And so we were perpetually up for adventure, for walks in the park and all around Vancouver. At the Museum of Anthropology at UBC, she entertained Brian and me with anecdotes about the construction of the museum and the artists that she and granddaddy had known. Outside, she blazed trails through overgrowth and up hillsides as we investigated the Haida House complex. Standing by an eroded memorial pole, I turned to watch Brian and Grandmama as they walked around a large structure. Eagles were circling overhead in the large overcast sky, and Grandmama’s red coat stood out sharply against the gray clouds, small but bright.

Wednesday, May 21, 2008

Toons for Tuesday

Ok, so it's not exactly Tuesday. And this isn't exactly a cartoon. And I haven't exactly been regular about posting cartoons, either. But look! I made this! On me tablet.

I'm glad to be using the tablet again. Because it was my last big purchase before New College stopped paying me, my relationship with it has been a little fraught these past few months: a constant cycle of guilt-and-non-use. Luckily, it's a fun toy, and now that we've broken that cycle, I forsee many happily wasted hours spent doodling on the laptop. Hurrah!

Tuesday, May 20, 2008

Obama: For the Birds

Or rather, the birds are for Obama.

Wednesday, May 14, 2008


I'm tired of talking about myself. That's the hazard of freelancing: I sit around all day in my own company, then go out into the world armed with nothing but anecdotes about myself and my own little adventures. I am my own crazy co-worker, my own flaky boss. I find myself wondering: could I give up the first-person pronoun for a week, converse soley about other people's thoughts and the world of abstract ideas?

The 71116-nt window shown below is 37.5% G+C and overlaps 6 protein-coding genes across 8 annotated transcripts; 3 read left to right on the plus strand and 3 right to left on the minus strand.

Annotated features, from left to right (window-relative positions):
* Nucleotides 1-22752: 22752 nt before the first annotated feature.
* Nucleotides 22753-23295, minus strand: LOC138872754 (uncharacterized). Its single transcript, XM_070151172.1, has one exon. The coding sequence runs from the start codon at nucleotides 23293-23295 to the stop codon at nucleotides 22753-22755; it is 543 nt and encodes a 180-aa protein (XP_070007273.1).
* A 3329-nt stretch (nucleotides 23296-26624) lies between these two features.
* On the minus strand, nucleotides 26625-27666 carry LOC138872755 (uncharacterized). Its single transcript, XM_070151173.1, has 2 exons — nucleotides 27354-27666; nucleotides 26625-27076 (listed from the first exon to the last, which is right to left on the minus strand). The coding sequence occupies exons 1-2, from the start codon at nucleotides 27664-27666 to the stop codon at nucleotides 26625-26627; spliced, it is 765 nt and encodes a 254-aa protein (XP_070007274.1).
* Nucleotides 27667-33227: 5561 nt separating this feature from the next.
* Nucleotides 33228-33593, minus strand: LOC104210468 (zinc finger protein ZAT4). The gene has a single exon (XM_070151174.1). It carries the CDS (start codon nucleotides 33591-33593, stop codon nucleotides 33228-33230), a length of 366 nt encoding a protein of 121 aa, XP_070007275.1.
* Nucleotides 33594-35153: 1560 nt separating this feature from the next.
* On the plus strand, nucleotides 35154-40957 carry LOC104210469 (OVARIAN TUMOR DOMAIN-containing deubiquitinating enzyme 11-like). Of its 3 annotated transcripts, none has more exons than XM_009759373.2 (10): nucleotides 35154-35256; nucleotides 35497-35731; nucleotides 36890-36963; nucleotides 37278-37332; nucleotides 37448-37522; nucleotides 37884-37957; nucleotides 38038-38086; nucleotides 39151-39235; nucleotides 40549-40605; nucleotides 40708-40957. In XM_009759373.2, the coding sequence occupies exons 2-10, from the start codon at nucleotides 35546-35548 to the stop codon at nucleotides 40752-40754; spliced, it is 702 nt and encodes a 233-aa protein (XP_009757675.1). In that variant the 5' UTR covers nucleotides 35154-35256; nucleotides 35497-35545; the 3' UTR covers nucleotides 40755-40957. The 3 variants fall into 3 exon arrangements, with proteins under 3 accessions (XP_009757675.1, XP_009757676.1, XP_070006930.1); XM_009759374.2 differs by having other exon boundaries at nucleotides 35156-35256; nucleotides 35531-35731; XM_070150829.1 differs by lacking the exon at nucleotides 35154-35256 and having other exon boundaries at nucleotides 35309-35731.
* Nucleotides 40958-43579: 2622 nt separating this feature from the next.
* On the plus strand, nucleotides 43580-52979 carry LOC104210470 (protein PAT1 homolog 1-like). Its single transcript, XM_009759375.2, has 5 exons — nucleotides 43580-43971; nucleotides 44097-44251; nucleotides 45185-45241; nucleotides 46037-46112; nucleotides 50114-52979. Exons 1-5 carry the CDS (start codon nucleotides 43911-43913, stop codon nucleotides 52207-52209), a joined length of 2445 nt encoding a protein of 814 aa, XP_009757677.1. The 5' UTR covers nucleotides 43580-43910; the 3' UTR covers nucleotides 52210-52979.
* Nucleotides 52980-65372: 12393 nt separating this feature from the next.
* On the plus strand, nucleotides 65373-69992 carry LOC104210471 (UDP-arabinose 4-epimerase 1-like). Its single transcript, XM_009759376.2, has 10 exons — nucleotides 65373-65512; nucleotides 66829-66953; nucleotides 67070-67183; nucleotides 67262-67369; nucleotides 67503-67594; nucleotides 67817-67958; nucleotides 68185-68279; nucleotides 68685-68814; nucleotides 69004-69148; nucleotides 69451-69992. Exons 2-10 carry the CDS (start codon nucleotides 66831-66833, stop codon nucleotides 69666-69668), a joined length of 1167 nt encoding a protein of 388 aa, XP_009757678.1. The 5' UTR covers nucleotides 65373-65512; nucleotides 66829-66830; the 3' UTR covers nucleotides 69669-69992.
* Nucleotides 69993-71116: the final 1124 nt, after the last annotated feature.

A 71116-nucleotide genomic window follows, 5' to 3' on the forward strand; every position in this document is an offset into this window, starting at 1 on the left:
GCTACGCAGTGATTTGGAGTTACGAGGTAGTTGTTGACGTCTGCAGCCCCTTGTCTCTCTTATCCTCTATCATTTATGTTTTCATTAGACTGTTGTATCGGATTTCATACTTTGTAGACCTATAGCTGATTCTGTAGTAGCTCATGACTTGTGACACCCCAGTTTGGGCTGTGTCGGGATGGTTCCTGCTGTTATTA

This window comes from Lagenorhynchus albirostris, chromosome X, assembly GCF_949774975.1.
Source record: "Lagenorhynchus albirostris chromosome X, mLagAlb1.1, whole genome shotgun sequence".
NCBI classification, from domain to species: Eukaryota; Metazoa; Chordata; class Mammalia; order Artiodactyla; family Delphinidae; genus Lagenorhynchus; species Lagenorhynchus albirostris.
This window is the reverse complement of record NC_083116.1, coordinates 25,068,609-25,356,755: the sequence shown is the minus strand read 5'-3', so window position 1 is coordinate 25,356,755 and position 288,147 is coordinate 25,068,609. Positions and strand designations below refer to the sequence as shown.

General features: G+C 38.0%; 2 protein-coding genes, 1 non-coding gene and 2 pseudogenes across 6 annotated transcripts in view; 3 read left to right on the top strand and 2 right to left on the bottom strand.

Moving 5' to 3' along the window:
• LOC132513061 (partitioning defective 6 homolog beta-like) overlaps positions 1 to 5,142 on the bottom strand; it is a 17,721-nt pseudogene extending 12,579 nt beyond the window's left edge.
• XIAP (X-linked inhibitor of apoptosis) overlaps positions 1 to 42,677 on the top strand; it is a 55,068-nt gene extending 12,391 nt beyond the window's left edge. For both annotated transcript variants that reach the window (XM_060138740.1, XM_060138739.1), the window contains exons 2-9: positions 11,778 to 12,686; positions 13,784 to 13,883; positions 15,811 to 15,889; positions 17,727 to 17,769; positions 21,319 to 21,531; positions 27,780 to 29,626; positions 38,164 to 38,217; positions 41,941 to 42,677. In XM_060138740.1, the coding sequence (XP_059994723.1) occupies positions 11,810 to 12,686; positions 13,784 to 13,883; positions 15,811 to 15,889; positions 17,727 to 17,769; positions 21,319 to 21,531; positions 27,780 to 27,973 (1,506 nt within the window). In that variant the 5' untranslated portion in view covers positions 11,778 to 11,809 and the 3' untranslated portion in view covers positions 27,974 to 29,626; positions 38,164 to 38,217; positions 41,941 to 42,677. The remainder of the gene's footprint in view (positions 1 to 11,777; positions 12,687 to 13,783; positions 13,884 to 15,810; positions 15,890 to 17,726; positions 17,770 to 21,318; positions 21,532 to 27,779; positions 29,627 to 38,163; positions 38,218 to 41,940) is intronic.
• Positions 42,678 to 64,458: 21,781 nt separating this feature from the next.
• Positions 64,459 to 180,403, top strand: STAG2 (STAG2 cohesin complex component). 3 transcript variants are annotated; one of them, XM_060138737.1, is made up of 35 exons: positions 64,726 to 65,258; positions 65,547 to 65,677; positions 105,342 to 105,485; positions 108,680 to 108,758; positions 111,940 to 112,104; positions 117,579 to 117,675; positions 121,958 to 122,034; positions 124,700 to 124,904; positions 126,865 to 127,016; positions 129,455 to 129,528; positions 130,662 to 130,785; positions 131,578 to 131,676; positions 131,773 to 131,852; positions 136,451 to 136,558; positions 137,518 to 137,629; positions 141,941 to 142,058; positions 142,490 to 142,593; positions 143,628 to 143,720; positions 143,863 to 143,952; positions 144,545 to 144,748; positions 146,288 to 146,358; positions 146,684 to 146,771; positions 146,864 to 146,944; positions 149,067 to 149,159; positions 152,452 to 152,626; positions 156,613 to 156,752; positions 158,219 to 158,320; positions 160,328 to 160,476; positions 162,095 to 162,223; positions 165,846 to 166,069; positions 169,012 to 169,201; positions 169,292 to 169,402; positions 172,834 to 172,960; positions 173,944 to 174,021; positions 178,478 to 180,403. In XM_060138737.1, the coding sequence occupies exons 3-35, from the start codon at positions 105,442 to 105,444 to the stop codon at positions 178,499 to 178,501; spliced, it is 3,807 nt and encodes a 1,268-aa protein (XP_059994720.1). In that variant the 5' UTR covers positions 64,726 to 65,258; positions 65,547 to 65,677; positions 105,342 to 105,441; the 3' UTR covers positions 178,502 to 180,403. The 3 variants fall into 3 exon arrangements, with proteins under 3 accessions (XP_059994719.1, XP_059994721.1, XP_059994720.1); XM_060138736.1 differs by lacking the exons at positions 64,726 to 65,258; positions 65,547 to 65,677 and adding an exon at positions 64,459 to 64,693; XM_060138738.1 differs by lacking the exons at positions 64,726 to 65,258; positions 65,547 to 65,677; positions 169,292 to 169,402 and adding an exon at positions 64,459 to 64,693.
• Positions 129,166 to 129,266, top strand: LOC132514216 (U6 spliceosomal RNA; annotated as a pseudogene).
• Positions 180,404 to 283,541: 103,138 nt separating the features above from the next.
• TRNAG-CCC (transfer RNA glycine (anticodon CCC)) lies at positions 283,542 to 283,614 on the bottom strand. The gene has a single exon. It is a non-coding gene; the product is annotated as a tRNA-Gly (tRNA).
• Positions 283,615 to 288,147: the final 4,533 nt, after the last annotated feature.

Would it be really annoying if I tried? Or would it be the best thing, ever?

Friday, May 09, 2008

Cream of Asparagus Soup, used three ways

Even though I'm a vegetarian, I've always liked the idea of using the whole buffalo. So I'm always inordinately proud when I manage to use something in it's entirety, or make something from scratch, using only the materials at hand. And both, well, both is the coup de gras.

So, last night, Brian and I had been working in his studio all day, which means that I'd had Brian's special lunch for lunch: to wit, pasta and red sauce, served in a tupperware bucket. Seriously, he makes up a batch a week.

Anyway, so I wanted something veggie heavy to go with our regular Thursday night viewing schedule (Supernatural and Lost). My body was craving the vitamins, and besides, the use-it-or-lose-it drawer* in the fridge was close to overflowing.

In the freezer, I had a some frozen leftovers from a batch of cream of asparagus soup I made earlier in the week (substitute veggie broth for chicken and leave out the melon balls and you've got my recipe).

In need of some heartier veggie fare than just some more soup, I threw together some mushrooms, root veggies and greens in a pot, cooked them with a bit of flour and leftover creamy soup, then plopped an undifferentiated mass of biscuit dough on top and baked it in the oven, making a sort of vegetable pot pie. It was yum.

*< heloise > Readers: Have you ever had this happen? Your CSA sends kale three weeks running, and now your refrigerator's got more greens than the Ralph Nader fan club. Next thing you know, the veggie bin's packed, and there's three-week old kale rotting at the bottom. What to do?

One solution is to designate one crisper drawer for 'this weeks delivery.' Ours is the one on the left. Each week, new veggies go in the 'this week' bin, and leftovers from the previous week are moved over into the 'lose it or lose it' drawer. Make an effort to use the older veggies first, composting or freezing veggies that are at or close to expiring. < /heloise >